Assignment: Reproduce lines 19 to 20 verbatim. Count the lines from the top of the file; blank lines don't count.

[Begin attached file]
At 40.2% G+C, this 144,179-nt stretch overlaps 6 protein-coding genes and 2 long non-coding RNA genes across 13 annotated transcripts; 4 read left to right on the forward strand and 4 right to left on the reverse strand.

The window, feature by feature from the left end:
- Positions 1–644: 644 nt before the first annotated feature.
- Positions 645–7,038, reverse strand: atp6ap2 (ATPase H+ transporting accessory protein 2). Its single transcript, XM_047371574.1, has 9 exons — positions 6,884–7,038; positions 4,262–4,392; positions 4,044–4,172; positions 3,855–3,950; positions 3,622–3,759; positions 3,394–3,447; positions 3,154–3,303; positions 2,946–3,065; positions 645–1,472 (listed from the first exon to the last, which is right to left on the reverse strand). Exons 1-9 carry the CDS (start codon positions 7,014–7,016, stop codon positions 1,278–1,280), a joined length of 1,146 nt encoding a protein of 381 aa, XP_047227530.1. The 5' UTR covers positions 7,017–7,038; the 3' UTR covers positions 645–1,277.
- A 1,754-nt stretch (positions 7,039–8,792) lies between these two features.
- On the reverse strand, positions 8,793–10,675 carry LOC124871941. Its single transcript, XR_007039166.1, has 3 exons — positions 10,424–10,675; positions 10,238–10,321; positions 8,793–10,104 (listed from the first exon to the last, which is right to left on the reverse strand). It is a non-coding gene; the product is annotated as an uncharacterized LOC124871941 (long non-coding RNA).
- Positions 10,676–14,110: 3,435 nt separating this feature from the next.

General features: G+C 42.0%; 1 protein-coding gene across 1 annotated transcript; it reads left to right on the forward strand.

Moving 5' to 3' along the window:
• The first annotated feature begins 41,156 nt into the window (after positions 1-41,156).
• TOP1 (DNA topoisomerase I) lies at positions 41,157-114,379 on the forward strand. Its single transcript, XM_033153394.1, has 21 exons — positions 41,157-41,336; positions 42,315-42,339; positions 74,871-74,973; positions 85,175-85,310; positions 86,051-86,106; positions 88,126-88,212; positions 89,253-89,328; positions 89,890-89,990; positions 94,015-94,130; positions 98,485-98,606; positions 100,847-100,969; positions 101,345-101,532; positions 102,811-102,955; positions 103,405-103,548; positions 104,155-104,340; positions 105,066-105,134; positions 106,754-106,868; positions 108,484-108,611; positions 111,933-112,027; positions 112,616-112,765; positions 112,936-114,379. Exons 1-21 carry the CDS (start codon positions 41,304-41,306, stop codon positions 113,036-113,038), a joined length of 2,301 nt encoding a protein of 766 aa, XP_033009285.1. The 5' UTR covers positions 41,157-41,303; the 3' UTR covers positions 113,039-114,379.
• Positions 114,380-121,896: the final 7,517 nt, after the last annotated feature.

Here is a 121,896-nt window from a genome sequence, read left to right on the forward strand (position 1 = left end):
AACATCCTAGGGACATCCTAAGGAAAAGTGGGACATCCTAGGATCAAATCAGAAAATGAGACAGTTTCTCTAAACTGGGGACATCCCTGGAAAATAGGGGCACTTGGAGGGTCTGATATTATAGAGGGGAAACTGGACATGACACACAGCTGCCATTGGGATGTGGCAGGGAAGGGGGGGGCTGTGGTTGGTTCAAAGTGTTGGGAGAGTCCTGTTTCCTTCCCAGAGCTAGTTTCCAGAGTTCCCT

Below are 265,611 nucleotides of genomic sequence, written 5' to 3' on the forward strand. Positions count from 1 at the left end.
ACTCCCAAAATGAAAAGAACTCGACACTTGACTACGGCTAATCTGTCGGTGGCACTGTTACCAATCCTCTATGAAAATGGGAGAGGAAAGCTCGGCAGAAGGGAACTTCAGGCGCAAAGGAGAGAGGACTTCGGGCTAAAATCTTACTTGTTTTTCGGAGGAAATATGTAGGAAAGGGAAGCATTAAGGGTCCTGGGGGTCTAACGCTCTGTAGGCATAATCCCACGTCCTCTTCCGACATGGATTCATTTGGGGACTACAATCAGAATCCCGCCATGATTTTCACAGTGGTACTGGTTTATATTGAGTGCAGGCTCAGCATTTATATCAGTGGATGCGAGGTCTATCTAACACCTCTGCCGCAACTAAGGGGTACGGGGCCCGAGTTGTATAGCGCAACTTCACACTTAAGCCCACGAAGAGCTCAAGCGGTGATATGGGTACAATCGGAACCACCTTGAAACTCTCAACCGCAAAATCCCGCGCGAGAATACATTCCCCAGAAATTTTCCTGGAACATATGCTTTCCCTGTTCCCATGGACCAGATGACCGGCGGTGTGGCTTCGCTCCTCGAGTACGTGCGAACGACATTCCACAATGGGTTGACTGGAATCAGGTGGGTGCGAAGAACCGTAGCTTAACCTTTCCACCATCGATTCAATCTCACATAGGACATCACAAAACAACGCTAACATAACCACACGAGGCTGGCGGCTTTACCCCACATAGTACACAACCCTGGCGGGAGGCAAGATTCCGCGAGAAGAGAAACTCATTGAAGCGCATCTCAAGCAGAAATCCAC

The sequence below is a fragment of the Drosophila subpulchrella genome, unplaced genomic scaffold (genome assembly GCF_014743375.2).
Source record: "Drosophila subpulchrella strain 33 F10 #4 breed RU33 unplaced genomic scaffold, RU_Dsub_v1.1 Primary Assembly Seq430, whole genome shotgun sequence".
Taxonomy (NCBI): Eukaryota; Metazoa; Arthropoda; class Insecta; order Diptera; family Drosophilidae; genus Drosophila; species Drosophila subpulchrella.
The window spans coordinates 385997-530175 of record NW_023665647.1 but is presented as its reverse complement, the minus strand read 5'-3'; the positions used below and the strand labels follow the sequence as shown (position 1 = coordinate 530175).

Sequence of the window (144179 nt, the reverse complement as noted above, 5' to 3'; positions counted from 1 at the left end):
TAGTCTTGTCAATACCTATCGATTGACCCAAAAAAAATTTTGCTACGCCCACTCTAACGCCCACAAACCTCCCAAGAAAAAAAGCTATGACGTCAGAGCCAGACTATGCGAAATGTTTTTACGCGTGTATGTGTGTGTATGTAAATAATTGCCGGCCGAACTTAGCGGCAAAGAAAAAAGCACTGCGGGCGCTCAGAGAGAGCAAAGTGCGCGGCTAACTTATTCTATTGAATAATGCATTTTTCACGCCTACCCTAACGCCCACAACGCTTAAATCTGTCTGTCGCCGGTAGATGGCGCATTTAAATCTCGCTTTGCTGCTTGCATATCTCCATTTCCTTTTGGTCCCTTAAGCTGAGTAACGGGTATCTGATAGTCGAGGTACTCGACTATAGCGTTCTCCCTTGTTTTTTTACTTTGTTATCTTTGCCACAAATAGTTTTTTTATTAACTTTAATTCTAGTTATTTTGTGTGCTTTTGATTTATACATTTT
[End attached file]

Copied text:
Taxonomy (NCBI): Eukaryota; Metazoa; Arthropoda; class Insecta; order Diptera; family Drosophilidae; genus Drosophila; species Drosophila subpulchrella.
The window spans coordinates 385997-530175 of record NW_023665647.1 but is presented as its reverse complement, the minus strand read 5'-3'; the positions used below and the strand labels follow the sequence as shown (position 1 = coordinate 530175).